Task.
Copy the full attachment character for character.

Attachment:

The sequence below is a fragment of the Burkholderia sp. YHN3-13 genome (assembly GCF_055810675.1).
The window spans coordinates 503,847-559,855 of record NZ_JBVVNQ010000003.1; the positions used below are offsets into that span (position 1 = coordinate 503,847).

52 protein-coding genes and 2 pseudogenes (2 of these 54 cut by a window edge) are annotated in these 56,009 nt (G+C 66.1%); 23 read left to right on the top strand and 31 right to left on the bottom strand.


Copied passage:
The sequence below is a fragment of the Burkholderia sp. YHN3-13 genome (assembly GCF_055810675.1).
The window spans coordinates 503,847-559,855 of record NZ_JBVVNQ010000003.1; the positions used below are offsets into that span (position 1 = coordinate 503,847).

52 protein-coding genes and 2 pseudogenes (2 of these 54 cut by a window edge) are annotated in these 56,009 nt (G+C 66.1%); 23 read left to right on the top strand and 31 right to left on the bottom strand.